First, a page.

Divine networks: a novice’s comparison of Hesiod’s Theogony and the Babylonian Enuma Eliš

written by Valquirya Borba, graduate student, University of Oxford

In March 2021, during the coronavirus pandemic, I signed up to take part in an introductory digital humanities course, convened by Dr. Rada Varga (UBB), and held online. During this course, I learnt how to build and visualise networks using Gephi, an open-source network analysis and visualisation software. Over this same period, I was also finishing a research masters degree in philosophy, thinking about two texts in particular, Hesiod’s Theogony and the Babylonian Enuma Eliš. These are two cosmogonical texts, which tell a broadly similar story about how the patron god of their respective places of origin (Greece and Babylonia) came to be kings of the gods. The similarities between these two texts have been studied since the mid-20th century. For my final project on the digital humanities course, I decided to build databases of the characters and their relationships, and plot the networks of these two texts, in order to explore a different approach to this comparison.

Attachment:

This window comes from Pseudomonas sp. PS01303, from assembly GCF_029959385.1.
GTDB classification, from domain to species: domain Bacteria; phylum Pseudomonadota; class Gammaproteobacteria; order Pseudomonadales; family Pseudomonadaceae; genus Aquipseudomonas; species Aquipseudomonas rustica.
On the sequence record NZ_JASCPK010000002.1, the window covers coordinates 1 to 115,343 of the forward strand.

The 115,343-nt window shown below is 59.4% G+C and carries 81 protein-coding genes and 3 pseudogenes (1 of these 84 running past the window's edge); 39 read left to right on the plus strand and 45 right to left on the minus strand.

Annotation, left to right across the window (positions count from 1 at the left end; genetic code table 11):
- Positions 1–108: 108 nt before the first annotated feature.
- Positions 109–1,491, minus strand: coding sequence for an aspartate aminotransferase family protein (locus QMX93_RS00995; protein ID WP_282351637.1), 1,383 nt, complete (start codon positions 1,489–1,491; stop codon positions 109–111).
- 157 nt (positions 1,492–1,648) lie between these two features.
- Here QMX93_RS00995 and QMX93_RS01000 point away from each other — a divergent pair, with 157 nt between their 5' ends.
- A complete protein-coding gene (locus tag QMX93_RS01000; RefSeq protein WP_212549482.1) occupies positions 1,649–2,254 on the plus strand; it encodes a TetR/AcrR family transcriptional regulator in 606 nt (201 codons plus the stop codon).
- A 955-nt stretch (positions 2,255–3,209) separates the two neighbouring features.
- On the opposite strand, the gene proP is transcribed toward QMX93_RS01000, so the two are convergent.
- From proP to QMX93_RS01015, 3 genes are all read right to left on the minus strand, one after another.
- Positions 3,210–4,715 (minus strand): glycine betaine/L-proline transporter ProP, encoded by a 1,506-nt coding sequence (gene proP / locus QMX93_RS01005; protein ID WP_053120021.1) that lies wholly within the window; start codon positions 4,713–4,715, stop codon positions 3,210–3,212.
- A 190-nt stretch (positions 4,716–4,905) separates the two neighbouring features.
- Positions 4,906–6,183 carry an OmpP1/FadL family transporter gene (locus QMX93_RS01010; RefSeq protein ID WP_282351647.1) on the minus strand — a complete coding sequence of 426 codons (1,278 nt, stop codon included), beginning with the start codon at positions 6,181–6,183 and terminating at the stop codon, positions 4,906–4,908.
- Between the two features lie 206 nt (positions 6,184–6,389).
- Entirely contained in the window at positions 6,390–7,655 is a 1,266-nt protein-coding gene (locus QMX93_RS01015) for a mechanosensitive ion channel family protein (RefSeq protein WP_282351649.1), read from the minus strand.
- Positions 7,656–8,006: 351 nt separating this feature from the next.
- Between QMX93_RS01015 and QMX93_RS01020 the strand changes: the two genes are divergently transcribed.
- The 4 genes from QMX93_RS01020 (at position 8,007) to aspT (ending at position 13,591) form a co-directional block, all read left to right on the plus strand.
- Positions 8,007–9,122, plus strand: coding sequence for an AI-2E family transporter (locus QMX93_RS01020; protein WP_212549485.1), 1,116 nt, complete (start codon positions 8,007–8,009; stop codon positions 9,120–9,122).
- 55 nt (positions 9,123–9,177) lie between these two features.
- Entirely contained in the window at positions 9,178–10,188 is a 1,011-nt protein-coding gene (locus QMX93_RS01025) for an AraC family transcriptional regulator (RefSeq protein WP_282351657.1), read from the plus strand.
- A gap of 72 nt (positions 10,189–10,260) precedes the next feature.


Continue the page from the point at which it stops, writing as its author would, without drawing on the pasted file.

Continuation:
Both the Theogony and the Enuma Eliš detail a genealogy of their gods. In any genealogy, two kinds of relationships are particularly important: parent-child relationships, and the relationships between sexual partners. When we start to think about this, one major difference between the two texts becomes immediately obvious: the Enuma Eliš network is much smaller than the Theogony network. The former has 21 characters, whereas the Theogony has 144. Why these texts differ in this way is an interesting question. We might think that this reveals different authorial intentions. Hesiod’s Theogony is clearly meant to be an exhaustive treatment of the Greek pantheon, whereas the Enuma Eliš is clearly focused on one particular story; Marduk’s ascent to the throne.